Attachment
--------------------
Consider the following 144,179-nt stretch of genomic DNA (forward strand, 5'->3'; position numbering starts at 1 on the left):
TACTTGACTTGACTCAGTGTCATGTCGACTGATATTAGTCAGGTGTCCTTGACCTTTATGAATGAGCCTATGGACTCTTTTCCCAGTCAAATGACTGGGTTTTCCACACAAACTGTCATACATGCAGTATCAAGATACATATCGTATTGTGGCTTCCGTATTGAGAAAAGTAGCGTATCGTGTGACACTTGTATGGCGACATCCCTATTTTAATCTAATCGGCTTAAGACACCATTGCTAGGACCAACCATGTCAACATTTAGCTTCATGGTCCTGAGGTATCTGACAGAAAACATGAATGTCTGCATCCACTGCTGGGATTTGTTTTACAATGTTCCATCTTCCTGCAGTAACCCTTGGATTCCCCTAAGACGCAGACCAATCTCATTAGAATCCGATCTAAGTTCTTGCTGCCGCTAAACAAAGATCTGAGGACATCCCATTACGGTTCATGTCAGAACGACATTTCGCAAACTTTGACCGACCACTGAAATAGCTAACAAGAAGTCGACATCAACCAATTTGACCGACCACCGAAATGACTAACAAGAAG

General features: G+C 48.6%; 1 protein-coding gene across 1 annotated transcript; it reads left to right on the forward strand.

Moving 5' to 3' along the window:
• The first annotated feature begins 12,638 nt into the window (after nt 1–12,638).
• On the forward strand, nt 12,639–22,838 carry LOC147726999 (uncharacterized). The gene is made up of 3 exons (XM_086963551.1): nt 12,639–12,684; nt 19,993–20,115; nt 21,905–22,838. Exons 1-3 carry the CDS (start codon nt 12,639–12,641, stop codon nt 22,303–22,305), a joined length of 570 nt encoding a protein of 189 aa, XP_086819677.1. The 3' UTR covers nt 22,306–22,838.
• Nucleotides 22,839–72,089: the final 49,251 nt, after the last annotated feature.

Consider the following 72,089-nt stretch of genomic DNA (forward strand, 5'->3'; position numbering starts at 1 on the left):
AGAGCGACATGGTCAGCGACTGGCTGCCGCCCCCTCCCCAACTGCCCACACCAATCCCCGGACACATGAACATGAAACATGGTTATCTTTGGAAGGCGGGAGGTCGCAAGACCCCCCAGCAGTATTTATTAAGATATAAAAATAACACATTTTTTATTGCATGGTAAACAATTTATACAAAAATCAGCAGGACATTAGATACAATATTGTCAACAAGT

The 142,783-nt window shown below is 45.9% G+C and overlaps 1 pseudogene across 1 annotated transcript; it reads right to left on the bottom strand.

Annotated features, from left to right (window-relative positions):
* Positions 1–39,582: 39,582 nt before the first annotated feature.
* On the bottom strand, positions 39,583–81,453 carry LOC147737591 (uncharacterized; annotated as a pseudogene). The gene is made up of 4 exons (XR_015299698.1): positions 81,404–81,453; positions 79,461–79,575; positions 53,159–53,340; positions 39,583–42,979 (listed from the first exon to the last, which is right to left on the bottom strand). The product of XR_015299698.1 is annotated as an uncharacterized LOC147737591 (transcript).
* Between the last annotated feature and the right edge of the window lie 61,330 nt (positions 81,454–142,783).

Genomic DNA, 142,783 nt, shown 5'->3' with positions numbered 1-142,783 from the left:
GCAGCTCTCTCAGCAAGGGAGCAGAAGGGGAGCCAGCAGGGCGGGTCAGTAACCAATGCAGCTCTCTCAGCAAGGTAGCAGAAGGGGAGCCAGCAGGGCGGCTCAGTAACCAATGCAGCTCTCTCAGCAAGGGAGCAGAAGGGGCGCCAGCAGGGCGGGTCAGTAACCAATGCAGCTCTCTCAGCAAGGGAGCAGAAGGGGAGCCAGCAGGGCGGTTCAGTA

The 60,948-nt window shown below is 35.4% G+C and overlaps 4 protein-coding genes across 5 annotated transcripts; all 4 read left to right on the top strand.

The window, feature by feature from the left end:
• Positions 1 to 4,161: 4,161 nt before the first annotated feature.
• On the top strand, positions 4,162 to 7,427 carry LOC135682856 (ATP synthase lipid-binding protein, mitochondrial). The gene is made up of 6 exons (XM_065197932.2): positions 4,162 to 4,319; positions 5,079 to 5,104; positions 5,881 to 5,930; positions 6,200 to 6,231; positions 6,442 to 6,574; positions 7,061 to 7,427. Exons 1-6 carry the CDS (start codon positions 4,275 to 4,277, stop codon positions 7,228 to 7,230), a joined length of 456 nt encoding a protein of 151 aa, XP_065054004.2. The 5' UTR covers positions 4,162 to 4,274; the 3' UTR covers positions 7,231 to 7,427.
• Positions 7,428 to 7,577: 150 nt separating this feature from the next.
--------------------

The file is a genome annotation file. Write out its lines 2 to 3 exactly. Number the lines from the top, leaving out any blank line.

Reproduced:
TACTTGACTTGACTCAGTGTCATGTCGACTGATATTAGTCAGGTGTCCTTGACCTTTATGAATGAGCCTATGGACTCTTTTCCCAGTCAAATGACTGGGTTTTCCACACAAACTGTCATACATGCAGTATCAAGATACATATCGTATTGTGGCTTCCGTATTGAGAAAAGTAGCGTATCGTGTGACACTTGTATGGCGACATCCCTATTTTAATCTAATCGGCTTAAGACACCATTGCTAGGACCAACCATGTCAACATTTAGCTTCATGGTCCTGAGGTATCTGACAGAAAACATGAATGTCTGCATCCACTGCTGGGATTTGTTTTACAATGTTCCATCTTCCTGCAGTAACCCTTGGATTCCCCTAAGACGCAGACCAATCTCATTAGAATCCGATCTAAGTTCTTGCTGCCGCTAAACAAAGATCTGAGGACATCCCATTACGGTTCATGTCAGAACGACATTTCGCAAACTTTGACCGACCACTGAAATAGCTAACAAGAAGTCGACATCAACCAATTTGACCGACCACCGAAATGACTAACAAGAAG

General features: G+C 48.6%; 1 protein-coding gene across 1 annotated transcript; it reads left to right on the forward strand.